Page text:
SB 132 mandates that the comparison reports use nationally recognized quality standards. A federal agency charged with overseeing health care quality, the Agency for Healthcare Research and Quality (AHRQ), developed the Inpatient Quality Indicators (IQIs). The IQIs allow comparison among Utah facilities with similar patients nationwide. This report shows one IQI for inpatient laparoscopic gallbladder removal. Read more information on the AHRQ IQIs.
The IQIs are designed to be used for inpatients, so outpatients are not included in the report’s IQI table. Based on research in the 1990s, AHRQ includes rate of laparoscopic gallbladder removal among its quality indicators, as higher rates indicate adoption of a new procedure that is usually less expensive and less traumatic to patients than open gallbladder removal. However, many experts now suggest that 100% laparoscopic gallbladder removal should not be a goal for optimal health care. For some patients, laparoscopic gallbladder removal is not possible or is too risky. Such patients require more extensive procedures, such as open gallbladder removal. This report includes the IQI for laparoscopic gallbladder removal as a utilization measure.
The measure for average charge is an All Patient Refined Diagnosis Related Group (APR-DRG) for similar, though not identical, conditions and procedures among inpatients. For outpatients, the measure is the ICD-9-CM procedure code 51.23, as outpatients do not have APR-DRGs.
What are the limitations of utilization comparisons in the report?
Many factors affect a facility’s performance on utilization measures. Such factors include the facility’s size, the number of gallbladder patients treated, available specialists, teaching status and especially the medical history of the facility’s patients and how ill those patients are. Facilities that treat high-risk (very ill) patients may have higher percentages of open surgeries than facilities that transfer these patients. Facilities also may report patient diagnosis codes differently, which could impact the comparison of utilization measurement among facilities. Utilization indicators adjust for how ill each facility’s patients are, but the adjustment may not capture the full complexity of the patient’s condition. The Utah Hospital Discharge Database includes up to nine diagnoses and up to six procedures for each patient. Some patients have additional diagnoses and procedures that are not included in this database. As a result, the measures of inpatient illness may not be complete.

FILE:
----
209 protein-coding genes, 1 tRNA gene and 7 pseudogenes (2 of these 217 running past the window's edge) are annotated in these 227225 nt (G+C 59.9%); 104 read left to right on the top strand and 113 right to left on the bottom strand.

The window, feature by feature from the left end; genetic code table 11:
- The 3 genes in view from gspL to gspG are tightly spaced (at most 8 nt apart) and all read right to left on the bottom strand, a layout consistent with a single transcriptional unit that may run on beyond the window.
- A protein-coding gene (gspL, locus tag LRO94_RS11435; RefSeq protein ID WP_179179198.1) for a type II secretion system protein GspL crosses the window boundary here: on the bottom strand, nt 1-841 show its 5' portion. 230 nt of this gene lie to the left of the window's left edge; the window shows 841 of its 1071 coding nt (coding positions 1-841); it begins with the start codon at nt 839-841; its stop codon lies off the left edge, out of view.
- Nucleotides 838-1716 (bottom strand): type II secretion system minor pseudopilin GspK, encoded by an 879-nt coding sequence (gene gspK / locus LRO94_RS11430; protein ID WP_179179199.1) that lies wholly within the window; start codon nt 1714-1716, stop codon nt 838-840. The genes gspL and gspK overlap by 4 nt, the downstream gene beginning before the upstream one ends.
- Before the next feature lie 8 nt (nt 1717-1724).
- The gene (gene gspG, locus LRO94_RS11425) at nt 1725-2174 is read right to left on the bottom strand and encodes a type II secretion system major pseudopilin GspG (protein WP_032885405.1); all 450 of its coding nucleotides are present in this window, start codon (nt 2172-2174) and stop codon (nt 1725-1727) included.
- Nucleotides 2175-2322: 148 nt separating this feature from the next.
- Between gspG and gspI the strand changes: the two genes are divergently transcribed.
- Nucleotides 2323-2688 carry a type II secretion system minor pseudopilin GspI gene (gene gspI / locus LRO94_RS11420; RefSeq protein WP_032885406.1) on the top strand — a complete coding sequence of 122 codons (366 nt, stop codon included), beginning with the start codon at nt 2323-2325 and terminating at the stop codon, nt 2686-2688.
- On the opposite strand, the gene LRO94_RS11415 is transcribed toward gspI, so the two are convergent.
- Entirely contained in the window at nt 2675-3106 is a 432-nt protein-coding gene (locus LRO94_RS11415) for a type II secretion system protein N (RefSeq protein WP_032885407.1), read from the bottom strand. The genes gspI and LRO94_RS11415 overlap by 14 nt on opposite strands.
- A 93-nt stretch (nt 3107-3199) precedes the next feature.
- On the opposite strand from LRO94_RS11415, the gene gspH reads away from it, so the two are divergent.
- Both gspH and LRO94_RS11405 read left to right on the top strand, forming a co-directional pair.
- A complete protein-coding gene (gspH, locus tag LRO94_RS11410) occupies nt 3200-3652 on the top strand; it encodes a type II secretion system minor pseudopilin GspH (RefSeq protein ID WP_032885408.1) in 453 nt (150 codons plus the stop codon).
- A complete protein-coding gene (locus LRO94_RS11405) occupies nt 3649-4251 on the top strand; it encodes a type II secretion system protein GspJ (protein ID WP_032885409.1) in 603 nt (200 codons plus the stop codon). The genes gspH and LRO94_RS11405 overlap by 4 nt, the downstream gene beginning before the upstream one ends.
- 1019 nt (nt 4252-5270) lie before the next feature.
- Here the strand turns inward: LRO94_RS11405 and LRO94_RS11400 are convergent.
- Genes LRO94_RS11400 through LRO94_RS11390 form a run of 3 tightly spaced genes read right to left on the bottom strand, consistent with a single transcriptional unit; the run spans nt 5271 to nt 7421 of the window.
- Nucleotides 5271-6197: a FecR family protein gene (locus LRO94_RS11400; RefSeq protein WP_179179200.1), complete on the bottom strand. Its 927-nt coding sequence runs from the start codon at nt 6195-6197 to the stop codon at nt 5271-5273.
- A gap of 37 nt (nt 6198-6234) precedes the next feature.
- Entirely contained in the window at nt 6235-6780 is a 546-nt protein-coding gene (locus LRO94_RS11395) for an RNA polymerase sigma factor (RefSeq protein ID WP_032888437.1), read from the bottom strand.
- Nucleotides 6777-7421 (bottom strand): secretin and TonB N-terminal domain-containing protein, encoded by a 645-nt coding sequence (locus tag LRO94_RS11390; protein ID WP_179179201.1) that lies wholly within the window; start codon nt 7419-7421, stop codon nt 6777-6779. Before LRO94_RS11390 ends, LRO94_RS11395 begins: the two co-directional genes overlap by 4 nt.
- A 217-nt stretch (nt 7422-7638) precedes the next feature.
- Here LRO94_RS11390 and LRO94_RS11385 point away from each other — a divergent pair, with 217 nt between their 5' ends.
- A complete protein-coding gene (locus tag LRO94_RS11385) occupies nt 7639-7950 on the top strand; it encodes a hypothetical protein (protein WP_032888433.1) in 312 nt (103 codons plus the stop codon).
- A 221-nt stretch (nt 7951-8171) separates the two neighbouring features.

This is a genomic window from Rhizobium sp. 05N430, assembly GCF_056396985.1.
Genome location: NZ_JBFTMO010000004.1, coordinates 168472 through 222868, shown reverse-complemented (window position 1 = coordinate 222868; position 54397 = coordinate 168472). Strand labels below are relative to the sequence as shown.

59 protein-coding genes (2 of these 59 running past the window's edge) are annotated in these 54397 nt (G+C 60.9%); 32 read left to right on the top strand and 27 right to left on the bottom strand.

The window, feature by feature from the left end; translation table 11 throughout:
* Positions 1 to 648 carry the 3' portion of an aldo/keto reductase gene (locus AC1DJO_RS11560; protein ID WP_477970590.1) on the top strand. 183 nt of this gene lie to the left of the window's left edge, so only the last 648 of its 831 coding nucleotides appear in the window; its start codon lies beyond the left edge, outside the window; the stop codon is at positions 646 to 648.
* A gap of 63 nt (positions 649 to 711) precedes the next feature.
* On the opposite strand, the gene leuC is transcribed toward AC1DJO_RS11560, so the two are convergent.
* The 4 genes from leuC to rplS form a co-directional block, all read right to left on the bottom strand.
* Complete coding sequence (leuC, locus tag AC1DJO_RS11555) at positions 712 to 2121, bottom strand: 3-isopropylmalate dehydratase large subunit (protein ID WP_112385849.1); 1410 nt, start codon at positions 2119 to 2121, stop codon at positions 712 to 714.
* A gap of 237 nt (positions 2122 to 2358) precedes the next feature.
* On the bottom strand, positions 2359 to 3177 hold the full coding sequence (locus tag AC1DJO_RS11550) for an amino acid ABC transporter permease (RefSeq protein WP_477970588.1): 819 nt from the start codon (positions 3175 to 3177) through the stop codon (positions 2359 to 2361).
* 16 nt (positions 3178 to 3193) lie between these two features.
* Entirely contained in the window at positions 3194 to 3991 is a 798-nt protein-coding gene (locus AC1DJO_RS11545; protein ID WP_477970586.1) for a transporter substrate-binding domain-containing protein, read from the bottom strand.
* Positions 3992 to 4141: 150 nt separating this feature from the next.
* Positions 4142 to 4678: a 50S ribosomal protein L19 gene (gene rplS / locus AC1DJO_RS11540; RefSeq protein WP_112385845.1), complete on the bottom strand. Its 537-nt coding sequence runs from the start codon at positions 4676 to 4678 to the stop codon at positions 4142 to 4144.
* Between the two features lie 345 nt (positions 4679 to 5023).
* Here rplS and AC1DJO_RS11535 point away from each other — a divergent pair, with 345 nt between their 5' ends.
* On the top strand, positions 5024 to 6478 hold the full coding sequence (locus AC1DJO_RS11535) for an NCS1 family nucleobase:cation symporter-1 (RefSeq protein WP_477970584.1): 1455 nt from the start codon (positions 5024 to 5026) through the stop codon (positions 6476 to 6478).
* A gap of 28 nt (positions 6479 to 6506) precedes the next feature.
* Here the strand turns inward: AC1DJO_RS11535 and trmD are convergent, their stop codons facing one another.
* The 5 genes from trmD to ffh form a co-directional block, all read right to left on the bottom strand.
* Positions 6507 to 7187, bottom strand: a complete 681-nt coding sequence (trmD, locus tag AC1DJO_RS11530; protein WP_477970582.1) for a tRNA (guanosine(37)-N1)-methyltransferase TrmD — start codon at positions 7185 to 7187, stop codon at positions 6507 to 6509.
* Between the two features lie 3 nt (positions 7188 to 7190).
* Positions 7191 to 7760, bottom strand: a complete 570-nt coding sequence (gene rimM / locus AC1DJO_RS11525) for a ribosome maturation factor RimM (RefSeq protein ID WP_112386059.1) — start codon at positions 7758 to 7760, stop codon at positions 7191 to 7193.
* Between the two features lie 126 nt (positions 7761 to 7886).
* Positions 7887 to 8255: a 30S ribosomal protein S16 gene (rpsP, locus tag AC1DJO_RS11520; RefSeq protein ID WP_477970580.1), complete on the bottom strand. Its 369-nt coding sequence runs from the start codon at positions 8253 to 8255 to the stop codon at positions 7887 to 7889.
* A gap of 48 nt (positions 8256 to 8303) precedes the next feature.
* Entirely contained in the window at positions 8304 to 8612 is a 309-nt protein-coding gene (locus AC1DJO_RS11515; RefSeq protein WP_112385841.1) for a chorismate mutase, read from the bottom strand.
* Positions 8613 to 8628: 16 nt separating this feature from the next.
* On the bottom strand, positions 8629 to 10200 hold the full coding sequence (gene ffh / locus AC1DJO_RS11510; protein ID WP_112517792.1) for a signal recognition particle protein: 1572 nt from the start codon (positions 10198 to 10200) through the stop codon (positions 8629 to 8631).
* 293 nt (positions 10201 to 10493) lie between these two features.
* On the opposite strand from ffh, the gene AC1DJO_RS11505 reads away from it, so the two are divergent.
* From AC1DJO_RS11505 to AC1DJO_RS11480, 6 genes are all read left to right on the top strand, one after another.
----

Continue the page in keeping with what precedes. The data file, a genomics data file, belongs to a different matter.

Higher-risk gallbladder removal patients are usually inpatients. Lower-risk gallbladder removal patients are often outpatients. See Glossary and Technical Document.
What are the limitations of the charge comparisons in the report?
The average charge shown in this report differs from “costs,” “reimbursement,” “price” and “payment.” Different payers have different arrangements with each facility for payment. Many factors will affect the cost of your facility stay, including whether you have health insurance, the type of insurance and the billing procedures at the facility. This report excludes outlier (unusually high) charge cases and length of stay cases from the calculation of average charge for inpatients. It does not exclude outlier charge for outpatients (see Glossary). While APR-DRGs do consider levels for each inpatient’s severity of illness, these levels may not completely reflect the complexity of the inpatient’s condition.
Outpatients do not have levels for severity of illness, whereas inpatients do have levels for severity of illness.
Please be aware that information in this report is neither intended nor implied to be a substitute for professional medical advice. Always ask questions and seek the advice of your physician or other qualified health provider prior to starting any new treatment.